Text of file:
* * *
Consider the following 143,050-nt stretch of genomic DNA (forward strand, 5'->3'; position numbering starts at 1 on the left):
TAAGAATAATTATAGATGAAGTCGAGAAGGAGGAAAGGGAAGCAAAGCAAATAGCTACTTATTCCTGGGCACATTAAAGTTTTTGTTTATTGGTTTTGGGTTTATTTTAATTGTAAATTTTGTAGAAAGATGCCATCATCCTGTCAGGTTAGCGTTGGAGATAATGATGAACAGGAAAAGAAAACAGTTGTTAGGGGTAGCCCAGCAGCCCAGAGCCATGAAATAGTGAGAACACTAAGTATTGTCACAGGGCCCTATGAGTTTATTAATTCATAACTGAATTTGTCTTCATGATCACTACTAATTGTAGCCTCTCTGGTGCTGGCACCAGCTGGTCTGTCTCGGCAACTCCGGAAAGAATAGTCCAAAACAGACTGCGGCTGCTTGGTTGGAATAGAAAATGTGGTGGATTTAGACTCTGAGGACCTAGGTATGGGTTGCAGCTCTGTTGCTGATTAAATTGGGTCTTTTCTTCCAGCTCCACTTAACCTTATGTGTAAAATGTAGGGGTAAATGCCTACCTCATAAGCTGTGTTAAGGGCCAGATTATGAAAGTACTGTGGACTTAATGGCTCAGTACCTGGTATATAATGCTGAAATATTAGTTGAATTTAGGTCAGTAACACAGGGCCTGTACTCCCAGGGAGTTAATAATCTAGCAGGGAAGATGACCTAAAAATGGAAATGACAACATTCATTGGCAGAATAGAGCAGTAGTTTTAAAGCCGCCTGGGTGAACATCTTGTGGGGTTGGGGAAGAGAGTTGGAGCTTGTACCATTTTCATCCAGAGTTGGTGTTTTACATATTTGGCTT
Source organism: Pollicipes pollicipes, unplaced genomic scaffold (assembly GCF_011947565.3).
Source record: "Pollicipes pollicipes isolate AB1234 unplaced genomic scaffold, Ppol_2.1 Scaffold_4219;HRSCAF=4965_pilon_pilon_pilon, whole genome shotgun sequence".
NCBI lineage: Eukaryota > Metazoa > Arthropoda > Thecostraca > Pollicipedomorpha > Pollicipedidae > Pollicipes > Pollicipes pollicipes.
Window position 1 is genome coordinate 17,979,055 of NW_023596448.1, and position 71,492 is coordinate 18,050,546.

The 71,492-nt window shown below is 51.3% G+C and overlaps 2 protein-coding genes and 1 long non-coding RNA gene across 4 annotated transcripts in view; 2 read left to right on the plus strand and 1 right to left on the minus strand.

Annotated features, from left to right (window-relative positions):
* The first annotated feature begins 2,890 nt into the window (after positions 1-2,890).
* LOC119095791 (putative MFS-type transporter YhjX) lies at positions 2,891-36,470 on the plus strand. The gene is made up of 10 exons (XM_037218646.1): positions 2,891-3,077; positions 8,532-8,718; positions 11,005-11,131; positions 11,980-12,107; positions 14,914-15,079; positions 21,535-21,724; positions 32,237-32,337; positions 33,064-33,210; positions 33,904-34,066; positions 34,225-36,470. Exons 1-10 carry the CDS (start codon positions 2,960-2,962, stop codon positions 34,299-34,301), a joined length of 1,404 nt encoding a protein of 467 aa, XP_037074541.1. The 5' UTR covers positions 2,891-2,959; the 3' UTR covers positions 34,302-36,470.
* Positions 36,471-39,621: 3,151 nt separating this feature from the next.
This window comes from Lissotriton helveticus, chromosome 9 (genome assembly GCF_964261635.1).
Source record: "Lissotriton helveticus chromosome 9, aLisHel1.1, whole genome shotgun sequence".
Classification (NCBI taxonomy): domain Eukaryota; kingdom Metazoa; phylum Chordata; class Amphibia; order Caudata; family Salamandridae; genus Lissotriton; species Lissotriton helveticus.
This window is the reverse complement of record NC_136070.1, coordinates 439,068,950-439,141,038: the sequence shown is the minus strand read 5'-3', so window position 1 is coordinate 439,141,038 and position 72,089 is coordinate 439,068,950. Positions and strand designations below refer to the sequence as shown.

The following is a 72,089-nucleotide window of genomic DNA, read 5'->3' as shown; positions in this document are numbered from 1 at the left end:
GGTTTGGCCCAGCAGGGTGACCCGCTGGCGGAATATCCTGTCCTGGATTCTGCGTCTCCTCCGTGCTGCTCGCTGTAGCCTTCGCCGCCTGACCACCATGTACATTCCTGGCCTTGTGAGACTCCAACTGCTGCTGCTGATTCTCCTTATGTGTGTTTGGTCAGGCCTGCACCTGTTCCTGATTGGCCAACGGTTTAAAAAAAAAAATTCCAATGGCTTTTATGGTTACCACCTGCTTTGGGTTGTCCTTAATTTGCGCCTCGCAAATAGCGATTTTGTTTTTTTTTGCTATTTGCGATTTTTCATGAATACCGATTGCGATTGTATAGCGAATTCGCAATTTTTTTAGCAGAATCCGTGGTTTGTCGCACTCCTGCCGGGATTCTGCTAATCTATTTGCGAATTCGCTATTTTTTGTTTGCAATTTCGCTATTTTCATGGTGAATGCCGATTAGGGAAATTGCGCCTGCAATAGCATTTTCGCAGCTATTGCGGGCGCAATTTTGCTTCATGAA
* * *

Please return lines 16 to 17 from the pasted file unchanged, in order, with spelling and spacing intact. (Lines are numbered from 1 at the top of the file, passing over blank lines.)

The following is a 72,089-nucleotide window of genomic DNA, read 5'->3' as shown; positions in this document are numbered from 1 at the left end:
GGTTTGGCCCAGCAGGGTGACCCGCTGGCGGAATATCCTGTCCTGGATTCTGCGTCTCCTCCGTGCTGCTCGCTGTAGCCTTCGCCGCCTGACCACCATGTACATTCCTGGCCTTGTGAGACTCCAACTGCTGCTGCTGATTCTCCTTATGTGTGTTTGGTCAGGCCTGCACCTGTTCCTGATTGGCCAACGGTTTAAAAAAAAAAATTCCAATGGCTTTTATGGTTACCACCTGCTTTGGGTTGTCCTTAATTTGCGCCTCGCAAATAGCGATTTTGTTTTTTTTTGCTATTTGCGATTTTTCATGAATACCGATTGCGATTGTATAGCGAATTCGCAATTTTTTTAGCAGAATCCGTGGTTTGTCGCACTCCTGCCGGGATTCTGCTAATCTATTTGCGAATTCGCTATTTTTTGTTTGCAATTTCGCTATTTTCATGGTGAATGCCGATTAGGGAAATTGCGCCTGCAATAGCATTTTCGCAGCTATTGCGGGCGCAATTTTGCTTCATGAA